The snow melts. Your Gore-Tex suit is back in the closet. Spring marathons loom on the horizon, and runners everywhere are putting in long runs to prepare. But, why run long? What do these annual rites of spring do for you?
There are at least 7 physiological benefits to long runs, and there are other advantages as well. Let's start with the physiology.
#1: Surround your muscle fibers with capillaries. Capillaries are the smallest blood vessels. Several capillaries typically border each muscle fiber. They are the transportation system for the cell, bringing oxygen and fuels in, and waste products such as carbon dioxide out. Long runs increase the number of capillaries per muscle fiber, which improves the efficiency of delivery and removal.
#2: Shuttle oxygen with more myoglobin. Myoglobin in your muscle cells serves a similar function to hemoglobin in your blood-it carries oxygen from the cell membrane to the mitochondria. Long runs increase the myoglobin content of your muscle fibers, so more oxygen can reach the mitochondria to produce energy.
#3: Make mighty mitochondria. The mitochondria are the aerobic energy factories in your cells. Long runs increase the number and size of the mitochondria in your muscle fibers. With more mitochondria, you can produce more energy aerobically, and maintain a faster pace.
#4: Increase aerobic enzyme activity. Enzymes in the mitochondria speed up aerobic energy production. Long runs increase the activity of these enzymes, which improves the efficiency of the mitochondria. So you not only have more and bigger energy factories, but they are also more efficient.
#5: Fill the tank with glycogen. Long runs teach your muscles to store more glycogen. Glycogen is the storage form of carbohydrate, and when you run low, you slow down. How do long runs lead to greater glycogen storage? Running long distances uses up the glycogen in your muscles. Our ancestors were at risk of being eaten when they ran out of glycogen. Fortunately, glycogen depletion stimulates the muscles to store more glycogen-to help prevent future depletion. Because the faster you run the more glycogen you burn, running your long runs at a reasonable pace is a more effective way to deplete your glycogen stores (and hence stimulate the muscles to store more) than jogging.
#6: Burn more fat. Long runs not only increase your ability to store glycogen, they also allow your muscles to conserve glycogen by burning more fat. As you increase your endurance training, you rely more on fat and less on carbohydrates at a given speed. As a result, your glycogen stores last longer. In a marathon, that means that "the wall" moves closer and closer to the finish line.
#7: Muscle fiber masquerade. The higher the percentage of slow twitch fibers in your muscles, the greater your likelihood of success in the marathon. That's because slow twitch muscle fibers naturally have more of the 6 adaptations we've already discussed than do fast twitch fibers. Well, for those of you not genetically endowed with a high proportion of slow twitch muscle fibers, there is good news. Long runs give your fast twitch fibers more of the characteristics of slow twitch fibers. So, although top sprinters will never become world-class marathoners, with enough training their fast twitch fibers will gain some of the beneficial attributes of slow twitch fibers. There may be hope for Flo-Jo after all!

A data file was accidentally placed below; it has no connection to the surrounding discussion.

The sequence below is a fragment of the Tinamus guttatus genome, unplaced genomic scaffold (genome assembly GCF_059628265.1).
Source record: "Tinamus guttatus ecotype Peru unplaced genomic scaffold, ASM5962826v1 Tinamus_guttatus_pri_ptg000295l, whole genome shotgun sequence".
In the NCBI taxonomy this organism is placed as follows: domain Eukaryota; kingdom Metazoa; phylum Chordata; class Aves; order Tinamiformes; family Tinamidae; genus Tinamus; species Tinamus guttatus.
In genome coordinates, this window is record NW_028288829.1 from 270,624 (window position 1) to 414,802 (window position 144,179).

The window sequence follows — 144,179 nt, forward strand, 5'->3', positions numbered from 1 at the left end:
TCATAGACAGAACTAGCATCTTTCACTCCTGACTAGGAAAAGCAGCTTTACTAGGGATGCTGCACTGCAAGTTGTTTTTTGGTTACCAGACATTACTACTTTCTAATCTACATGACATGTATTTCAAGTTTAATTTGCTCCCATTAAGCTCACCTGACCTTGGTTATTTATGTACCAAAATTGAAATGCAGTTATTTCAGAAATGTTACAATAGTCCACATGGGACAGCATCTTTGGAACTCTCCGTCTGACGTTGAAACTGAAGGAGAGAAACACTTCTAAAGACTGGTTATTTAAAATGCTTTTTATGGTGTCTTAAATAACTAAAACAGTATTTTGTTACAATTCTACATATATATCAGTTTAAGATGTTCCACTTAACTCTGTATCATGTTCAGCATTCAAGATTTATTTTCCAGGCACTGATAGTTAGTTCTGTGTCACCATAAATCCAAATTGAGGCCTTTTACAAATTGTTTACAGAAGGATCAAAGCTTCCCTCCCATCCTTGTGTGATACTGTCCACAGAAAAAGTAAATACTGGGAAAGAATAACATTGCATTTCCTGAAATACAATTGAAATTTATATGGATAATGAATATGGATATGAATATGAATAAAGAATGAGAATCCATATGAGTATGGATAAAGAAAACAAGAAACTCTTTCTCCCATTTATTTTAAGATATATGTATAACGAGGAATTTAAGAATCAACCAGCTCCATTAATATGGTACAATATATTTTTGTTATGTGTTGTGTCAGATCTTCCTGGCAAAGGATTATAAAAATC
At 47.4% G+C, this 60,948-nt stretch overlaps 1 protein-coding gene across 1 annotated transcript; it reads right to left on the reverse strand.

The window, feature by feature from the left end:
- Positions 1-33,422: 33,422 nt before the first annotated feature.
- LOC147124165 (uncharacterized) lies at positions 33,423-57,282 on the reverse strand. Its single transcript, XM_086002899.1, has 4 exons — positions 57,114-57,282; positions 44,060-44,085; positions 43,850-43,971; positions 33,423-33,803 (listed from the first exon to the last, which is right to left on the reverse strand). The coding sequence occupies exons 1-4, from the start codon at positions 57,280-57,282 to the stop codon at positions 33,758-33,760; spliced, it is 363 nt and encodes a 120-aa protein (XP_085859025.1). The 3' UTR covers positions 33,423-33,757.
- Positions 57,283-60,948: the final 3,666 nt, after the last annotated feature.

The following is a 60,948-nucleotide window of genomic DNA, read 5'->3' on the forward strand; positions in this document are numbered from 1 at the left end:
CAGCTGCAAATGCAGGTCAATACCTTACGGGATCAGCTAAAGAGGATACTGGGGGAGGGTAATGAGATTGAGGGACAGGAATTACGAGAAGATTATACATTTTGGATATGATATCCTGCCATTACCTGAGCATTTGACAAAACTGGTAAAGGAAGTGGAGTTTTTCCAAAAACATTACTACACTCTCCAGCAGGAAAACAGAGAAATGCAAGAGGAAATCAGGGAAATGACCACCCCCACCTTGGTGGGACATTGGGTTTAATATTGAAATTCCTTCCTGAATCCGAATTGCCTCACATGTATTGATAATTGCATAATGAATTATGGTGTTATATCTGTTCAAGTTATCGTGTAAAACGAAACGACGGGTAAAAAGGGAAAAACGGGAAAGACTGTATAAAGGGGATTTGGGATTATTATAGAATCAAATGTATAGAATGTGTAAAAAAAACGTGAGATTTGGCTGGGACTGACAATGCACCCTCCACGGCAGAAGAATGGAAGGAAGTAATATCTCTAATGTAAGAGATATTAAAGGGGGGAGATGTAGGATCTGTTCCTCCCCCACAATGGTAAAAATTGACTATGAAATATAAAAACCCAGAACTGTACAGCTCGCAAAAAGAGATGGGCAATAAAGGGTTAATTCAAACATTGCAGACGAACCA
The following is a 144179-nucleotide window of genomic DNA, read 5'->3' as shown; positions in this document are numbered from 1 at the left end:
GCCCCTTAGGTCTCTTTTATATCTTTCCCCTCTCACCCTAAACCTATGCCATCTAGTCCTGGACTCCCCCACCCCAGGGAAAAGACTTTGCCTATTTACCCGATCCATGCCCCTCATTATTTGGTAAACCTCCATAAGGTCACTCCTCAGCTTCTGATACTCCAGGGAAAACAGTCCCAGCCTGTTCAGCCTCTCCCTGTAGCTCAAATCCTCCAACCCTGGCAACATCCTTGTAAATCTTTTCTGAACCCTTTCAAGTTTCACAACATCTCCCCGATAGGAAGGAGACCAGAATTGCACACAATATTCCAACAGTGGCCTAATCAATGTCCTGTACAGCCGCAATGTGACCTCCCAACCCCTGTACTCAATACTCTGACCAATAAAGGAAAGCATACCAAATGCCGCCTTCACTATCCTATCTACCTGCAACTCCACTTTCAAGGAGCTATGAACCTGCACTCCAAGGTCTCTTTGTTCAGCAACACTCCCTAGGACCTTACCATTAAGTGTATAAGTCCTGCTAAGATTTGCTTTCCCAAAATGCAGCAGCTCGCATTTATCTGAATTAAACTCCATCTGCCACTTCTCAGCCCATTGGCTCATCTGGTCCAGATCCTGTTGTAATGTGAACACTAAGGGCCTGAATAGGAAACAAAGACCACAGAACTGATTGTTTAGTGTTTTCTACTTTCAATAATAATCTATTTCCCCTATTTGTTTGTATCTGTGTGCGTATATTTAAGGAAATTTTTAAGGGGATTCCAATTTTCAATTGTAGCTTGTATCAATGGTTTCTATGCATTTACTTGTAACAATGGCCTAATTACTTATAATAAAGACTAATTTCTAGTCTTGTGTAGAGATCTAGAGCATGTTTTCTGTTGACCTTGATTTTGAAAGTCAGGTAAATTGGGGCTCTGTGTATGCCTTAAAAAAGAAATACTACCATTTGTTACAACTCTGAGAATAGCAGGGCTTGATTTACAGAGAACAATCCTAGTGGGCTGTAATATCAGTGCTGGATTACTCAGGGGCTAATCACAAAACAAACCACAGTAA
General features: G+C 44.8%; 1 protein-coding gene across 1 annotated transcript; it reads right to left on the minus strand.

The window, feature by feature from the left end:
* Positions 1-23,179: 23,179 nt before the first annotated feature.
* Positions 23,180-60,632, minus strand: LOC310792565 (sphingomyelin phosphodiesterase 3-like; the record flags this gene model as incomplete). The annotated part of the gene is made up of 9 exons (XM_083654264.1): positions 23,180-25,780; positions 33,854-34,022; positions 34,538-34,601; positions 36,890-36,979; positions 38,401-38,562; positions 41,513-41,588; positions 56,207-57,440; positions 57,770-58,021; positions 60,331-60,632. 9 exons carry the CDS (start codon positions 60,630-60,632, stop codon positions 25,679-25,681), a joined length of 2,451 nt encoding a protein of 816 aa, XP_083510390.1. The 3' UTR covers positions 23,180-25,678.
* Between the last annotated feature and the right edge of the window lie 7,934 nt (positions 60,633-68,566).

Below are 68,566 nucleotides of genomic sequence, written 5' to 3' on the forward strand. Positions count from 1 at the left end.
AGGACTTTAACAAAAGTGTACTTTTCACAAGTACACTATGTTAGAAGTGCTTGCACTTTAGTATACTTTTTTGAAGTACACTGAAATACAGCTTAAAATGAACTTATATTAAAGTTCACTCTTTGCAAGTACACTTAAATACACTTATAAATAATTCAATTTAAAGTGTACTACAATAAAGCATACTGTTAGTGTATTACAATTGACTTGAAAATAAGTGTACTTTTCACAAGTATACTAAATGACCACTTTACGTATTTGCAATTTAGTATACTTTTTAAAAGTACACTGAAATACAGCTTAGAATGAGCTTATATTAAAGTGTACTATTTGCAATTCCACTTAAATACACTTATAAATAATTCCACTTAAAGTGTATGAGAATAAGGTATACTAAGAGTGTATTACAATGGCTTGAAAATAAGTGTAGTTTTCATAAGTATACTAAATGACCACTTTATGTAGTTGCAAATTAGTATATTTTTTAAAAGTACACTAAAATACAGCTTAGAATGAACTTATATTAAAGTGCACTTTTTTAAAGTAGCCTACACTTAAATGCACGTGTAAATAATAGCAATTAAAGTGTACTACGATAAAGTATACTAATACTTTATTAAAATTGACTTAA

Finally, there are psychological and even spiritual benefits to the long run. By running long, you simulate what your legs and body will go through in the marathon. When your hamstrings tighten up 23 miles into the race, it helps to have experienced a similar feeling in training, so you realize that you can shorten your stride a few inches and keep going. During your long runs, you also experience the connection of the mind and body. As you learn to relax and concentrate, you will begin to look forward to extending your body's limits.
How far is long enough?
There is no scientific evidence here. A clear tradeoff exists, however, between running far enough to stimulate physiological adaptations and remaining uninjured. Experience suggests that steadily building up your long runs to 21 or 22 miles will maximize your chances of reaching the marathon in top shape and healthy. Try adding 1 mile to your long run per week, skipping every third week. For example, if your current long run is 14 miles, your long run schedule would be: week 1 (15 miles), week 2 (16 miles), week 3 (no long run), week 4 (17 miles), week 5 (18 miles), week 6 (no long run), week 7 (19 miles), week 8 (20 miles), week 9 (no long run), then a 21 or 22 miler week 10. Ideally, the longest run should occur 3-4 weeks before the marathon, followed by a taper.
Run long, and be confident that you are training correctly to prepare yourself-physiologically, psychologically, and perhaps spiritually-for the rigors that lie ahead. As race day approaches, remember to cut back your training, apply vaseline as necessary, and think positive. A successful spring marathon to everyone!
This article is a contribution from Peter Dickson Pfitzinger, an American former distance runner, who later became an author and exercise physiologist. He is best known for his accomplishments in the marathon, an event in which he represented the United States in two Summer Olympic Games: the Los Angeles Olympics and the 1988 Seoul Olympics.